In his book The Underground History of American Education, and again in Weapons of Mass Instruction, author, homeschooling advocate and former NYC Teacher of the Year John Taylor Gatto says that one of the main reasons that our public education system will not change, no matter how much money or ‘reform’ we throw at it, is that it has become an enormous jobs project. To change it, even a little, would mean putting a lot of people out of work. And that, in our current economy, ain’t gonna happen, my friends.
In last month’s Atlantic Monthly Magazine, former NYC School Chancellor Joel Klein wrote an article titled, “The Failure of American Schools” in which he talks about the political corruption rampant in our school system, from unions who strong arm the politicians, mediocre teachers who are just putting in the time until they can cash in on their generous pension, and all the other usual suspect we hear about and which never change. Mr. Klein thought he could change it, and he tried, but was defeated by the powers that be. He quotes Albert Shanker, the late head of the UFT (United Federation of Teachers) as saying, “When schoolchildren start paying union dues, that’s when I’ll start representing the interests of schoolchildren.”
None of this should come as a surprise to anyone, especially after the last 18 months or so, when films such as “Waiting for Superman” and “Race to Nowhere” became hot topics in and out of schools, and upheaval in Wisconsin and to a lesser degree in Indiana called attention to the enormous tensions between lawmakers and teachers unions. It’s the ‘what to do about it’ part that is the real mystery. Because of all the things that both Gatto and Klein talk about, the public school system is unlikely to change, barring a wide scale revolution on the part of the majority of the citizenry. And for a country loathe to get off our couches even to vote for President, how likely do you think that is?
As an aside, I must relate something that Maya’s friend Greta, who attends one of the more respected public middle schools in the city, told us earlier today. At her school, she said, it is not allowed to use the word ‘dice’. Why? Because that word is related to gambling, of course! Instead, teachers and therefore students are required to say ‘number cubes’. (Thankfully, Greta also said that her teacher said it’s a ridiculous rule and she will continue to use the word ‘dice’ in the classroom.) But truly, this is the kind of attention to unimportant minutae that is rampant in schools and that, along with everything else already mentioned, make actual learning a secondary (at best) consideration. After Greta told us this story, we began thinking of all the other words that might be considered suspect. How about ‘cards’? Maybe you could call them ‘rectangular paper number indicators’. Or, as Ben pointed out, what about ‘money’? After all, money is used in gambling! Hmm, what could you call it? Would ‘currency’ be ok, or would you have to say something like ‘paper monetary indicators’? AND, what about the expression “I bet” as in “I bet my teacher assigns a lot of homework over the weekend.” “Bet”? TOTAL gambling word! Forget the even older expression, “I’d wager” as in, “I’d wager that most of the teachers do the same.” Instead you’d have to say something like, “I’m reasonably certain”, which is fine and possibly even a better use of vocabulary, but not if you are using it because the word police have outlawed ‘bet’. How many gambling addicts look back and say, “Yes, I can trace my addiction to the sixth grade and my teacher’s repeated use of the word ‘dice’.” If anything, by making students aware of the connotation and forcing them to use a cumbersome replacement, schools are emphasizing the very thing they are trying to discourage.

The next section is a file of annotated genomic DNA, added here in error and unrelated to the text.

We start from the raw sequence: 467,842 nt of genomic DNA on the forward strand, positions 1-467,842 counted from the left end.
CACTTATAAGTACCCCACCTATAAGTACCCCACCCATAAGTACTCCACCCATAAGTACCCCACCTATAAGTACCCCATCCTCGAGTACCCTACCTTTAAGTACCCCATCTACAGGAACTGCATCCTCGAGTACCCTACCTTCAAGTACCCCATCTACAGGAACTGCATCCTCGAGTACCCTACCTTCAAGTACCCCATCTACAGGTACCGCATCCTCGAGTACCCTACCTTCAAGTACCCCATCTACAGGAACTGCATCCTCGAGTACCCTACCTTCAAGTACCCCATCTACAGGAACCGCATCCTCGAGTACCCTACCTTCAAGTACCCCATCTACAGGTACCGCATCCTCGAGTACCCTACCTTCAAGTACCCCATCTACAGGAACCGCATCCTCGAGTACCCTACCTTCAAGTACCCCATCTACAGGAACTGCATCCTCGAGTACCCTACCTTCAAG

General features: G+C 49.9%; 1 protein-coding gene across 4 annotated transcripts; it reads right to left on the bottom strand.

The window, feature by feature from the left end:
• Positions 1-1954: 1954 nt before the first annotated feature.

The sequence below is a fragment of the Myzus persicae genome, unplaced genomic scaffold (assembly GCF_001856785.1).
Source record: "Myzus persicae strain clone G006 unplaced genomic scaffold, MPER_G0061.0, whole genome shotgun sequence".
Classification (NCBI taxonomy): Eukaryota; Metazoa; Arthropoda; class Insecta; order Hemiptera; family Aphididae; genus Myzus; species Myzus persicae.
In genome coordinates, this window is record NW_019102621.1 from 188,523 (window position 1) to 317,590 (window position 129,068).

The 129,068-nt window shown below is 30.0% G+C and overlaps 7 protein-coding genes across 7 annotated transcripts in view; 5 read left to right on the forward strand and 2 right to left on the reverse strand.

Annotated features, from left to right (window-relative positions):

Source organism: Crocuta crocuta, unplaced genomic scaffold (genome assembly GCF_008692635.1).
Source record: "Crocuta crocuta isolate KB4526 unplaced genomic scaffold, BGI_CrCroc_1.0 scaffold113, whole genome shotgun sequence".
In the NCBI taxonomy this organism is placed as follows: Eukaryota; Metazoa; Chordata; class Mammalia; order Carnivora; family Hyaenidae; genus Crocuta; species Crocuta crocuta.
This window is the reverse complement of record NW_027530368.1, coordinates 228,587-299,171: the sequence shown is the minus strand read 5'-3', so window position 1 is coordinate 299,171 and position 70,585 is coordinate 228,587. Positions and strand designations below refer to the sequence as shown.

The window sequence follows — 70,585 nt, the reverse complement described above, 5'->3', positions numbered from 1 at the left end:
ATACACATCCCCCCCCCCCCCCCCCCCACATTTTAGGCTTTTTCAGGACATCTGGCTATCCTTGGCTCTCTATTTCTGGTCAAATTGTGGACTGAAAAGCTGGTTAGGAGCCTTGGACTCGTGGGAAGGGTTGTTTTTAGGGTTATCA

But back to the matter at hand. If I could lead the revolution (not a job I think I would actually want, but still), schools would simply cease to exist. The Department of Education would be defunct. The government could hire all the millions of people currently employed by schools to tear down the existing buildings and replace them with parks or playgrounds or nature trails all centered around voluntary learning centers. These would be modeled after public libraries; anyone can come in and learn about anything they are interested in. People will be on hand to provide guidance or help when necessary. Think of it as an Apple store, except the subjects will go beyond how to use iMovie or any of the other Apple apps. In fact, the Apple people are really onto something with their One to One system. Want to learn more about your computer? Set up an hour long one on one tutoring lesson with one of their staff. What a great way to learn anything! It’s open to anyone, of any age, on any subject related to any product Apple offers. Why couldn’t the same type of thing be set up for History, or Science, or any other subject you can think of?
Needless to say, in this system there would be no testing, no so-called “standardization” and no segregation based on age or perceived intelligence. People of all ages could learn according to their interests. Apprenticeships would become commonplace, with companies hiring in through an apprenticeship program, and based solely on practical ability, not GPA or degrees earned.
If I could lead the revolution, or conversely, had magical powers, that would be my solution. But since I don’t, and such a thing is about as close to impossible as it gets, we’ll continue our own mini-revolution called life learning, right here at home. We hope you’ll join us.